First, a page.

Social media is getting plenty of traction, but I’m still intrigued by its untapped potential, both inside the enterprise and out in open spaces.
Stubbornly, several barriers to adoption remain.
We’ve been chipping away at these hurdles here, first exploring culture in the organization, and then engagement. Those conversations have helped to surface yet another challenge: how to build valuable relationships (call them “virtual” if you must) using social media.
Let’s tee it up this way:
What are the dynamics and limits of “relationship” in a virtual world, where connections are free, global, and easily made? Can true value be achieved? And can we navigate network overload?
We’ll start with traditional business relationships, to set the stage.
Whether inside or outside of organizations, people are constantly meeting, connecting, and communicating. Results will vary. Some will pass each other by completely. Others will move closer together in their thinking and spark a collaboration, or they might hit a snag, and move further apart. It’s all in motion.
A successful organization brings a master plan to the madness. Via work groups, partnerships and/or employment relationships, an enterprise uses structure to bind together groups of people with a shared focus. There’s still that constant flux of relationships: people connecting, communicating, and learning. But if and when coordinated, good things happen, and the organization has a chance to thrive.
The impact of social media.
Our hyper-connected world accelerates and multiply’s our ability to connect with people anywhere. Boundaries of time and place are removed. Whether tweeting or blogging, the potential to meet, share and learn from others – literally around the globe – is unbounded. But there’s a catch. As you start to engage and connections start flooding in, you are soon forced to ask: Should this person be in my network? Should I reach out to them? Or will I be wasting my time?
Up front, there’s really no way to know.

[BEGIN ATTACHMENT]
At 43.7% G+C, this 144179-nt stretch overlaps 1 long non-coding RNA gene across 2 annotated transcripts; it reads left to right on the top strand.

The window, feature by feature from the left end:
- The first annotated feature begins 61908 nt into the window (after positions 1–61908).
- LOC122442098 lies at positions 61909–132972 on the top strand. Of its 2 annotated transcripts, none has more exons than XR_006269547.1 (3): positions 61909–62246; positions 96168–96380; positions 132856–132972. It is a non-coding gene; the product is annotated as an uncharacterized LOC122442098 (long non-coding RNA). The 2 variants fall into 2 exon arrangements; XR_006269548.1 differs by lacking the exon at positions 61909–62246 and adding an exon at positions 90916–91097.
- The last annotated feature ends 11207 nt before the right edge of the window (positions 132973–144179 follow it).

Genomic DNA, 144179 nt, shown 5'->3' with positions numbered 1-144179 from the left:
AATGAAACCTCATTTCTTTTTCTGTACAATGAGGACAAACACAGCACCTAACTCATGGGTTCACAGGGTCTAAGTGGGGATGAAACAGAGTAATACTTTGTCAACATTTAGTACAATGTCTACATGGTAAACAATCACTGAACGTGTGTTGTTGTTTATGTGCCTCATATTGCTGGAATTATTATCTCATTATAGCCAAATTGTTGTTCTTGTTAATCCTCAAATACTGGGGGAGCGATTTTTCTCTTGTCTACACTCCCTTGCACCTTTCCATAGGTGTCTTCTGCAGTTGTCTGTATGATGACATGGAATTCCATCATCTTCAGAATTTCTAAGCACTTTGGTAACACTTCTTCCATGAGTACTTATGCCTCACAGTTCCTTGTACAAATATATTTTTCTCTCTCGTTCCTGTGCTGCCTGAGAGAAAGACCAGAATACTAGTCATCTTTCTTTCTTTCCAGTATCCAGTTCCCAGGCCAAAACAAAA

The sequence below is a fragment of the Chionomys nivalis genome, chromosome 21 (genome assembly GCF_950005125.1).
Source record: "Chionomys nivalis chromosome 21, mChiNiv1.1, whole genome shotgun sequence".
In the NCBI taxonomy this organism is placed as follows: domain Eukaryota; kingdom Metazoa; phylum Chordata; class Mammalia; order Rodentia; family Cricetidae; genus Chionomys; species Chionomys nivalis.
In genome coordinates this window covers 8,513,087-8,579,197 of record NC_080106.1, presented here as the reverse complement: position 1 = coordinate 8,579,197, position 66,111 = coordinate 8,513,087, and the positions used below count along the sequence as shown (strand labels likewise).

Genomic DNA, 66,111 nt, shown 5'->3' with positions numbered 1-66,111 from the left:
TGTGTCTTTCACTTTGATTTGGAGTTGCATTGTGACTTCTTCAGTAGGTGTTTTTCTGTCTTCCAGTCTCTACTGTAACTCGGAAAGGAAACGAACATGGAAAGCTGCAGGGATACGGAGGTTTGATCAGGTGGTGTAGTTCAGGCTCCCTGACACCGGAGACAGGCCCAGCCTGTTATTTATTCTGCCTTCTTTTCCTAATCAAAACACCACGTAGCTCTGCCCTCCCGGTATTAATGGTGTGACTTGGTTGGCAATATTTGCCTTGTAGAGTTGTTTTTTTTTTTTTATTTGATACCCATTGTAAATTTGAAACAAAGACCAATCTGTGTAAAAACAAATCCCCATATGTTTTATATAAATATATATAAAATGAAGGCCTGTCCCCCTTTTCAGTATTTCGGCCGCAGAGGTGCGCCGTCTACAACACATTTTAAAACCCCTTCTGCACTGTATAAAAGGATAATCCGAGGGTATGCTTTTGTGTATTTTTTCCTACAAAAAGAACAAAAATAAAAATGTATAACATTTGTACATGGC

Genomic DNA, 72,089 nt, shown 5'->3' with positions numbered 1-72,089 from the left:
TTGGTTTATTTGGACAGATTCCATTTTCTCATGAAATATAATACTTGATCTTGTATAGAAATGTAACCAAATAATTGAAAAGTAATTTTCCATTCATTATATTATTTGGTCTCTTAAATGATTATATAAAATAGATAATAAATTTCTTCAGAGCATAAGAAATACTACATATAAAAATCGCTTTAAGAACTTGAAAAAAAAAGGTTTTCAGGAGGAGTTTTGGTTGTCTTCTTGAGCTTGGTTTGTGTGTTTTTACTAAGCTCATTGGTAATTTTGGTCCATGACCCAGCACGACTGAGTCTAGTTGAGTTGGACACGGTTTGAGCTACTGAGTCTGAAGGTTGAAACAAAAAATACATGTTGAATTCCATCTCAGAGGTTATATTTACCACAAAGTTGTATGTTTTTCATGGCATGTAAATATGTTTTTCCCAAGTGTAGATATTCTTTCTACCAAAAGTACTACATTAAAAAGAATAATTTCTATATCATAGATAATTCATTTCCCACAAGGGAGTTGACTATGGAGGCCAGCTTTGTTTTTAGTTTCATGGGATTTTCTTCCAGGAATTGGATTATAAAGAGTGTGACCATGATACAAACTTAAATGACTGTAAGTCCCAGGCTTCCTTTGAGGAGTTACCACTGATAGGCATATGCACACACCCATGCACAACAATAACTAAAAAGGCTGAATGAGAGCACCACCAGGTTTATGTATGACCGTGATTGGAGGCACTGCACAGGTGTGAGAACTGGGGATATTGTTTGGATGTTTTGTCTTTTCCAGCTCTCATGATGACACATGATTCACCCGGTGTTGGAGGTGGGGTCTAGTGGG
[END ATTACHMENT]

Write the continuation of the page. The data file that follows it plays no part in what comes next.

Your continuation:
I think most people that exit social media, often in frustration, do so in face of those daunting, never ending decisions. And that’s unfortunate. The possibility of each new social media connection creates a fascinating opportunity. Each connection you make brings the chance to challenge your thinking, expand your horizons, and even to change your path.
Navigating the challenges of network building
What factors will influence the chances of an online business relationship in the 2.0 space? I think it boils down to a couple of key things:
- Clarity of your intent. Why are you here? Are you tapping social media and building your network for a reason? Get in touch with that. Share your intentions right up front.
- Common ground (context). With intent on the table, establishing common ground is a matching exercise. Search engines and hashtags and communities are all ways to get connected. Believe it or not, this part is becoming easier by the day.
- Investing in your network (learning to “time box”). Relationships tend to benefit from ‘going deeper’ but time is increasingly precious. This is where many connections with potential fall short. Set aside an evening, a cup of coffee, a few minutes a day for network building. Put a box around the time commitment. That “time box” can be small, medium or large. Change the time allocation as needed, but make a commitment, to yourself and your network, so they’ll know what to expect.
- Dare to adapt. Ultimately, you may find many connections don’t align with your objectives, but don’t be too quick to filter on that. You may find new opportunities or interests by being open minded and flexible.
Sure, building a network via social media can seem overwhelming. But as the virtual world unfolds around us, it’s time to look deeper at its potential to spark new levels of collaboration. We need to think hard about what it will take to build value into our networks.
It’s easier than ever to connect with people online in the 2.0 space.
But the ultimate value – for you and for your connections – is driven by a shared willingness to focus, to set aside a little quality time on a regular basis. Even if it’s in small chunks. A tweet here. A blog comment there. One or two twitter chats. Okay, maybe three.
Are you willing to make an investment?
Very interesting post Chris. I totally agree with your comments and appreciate your 4 key things.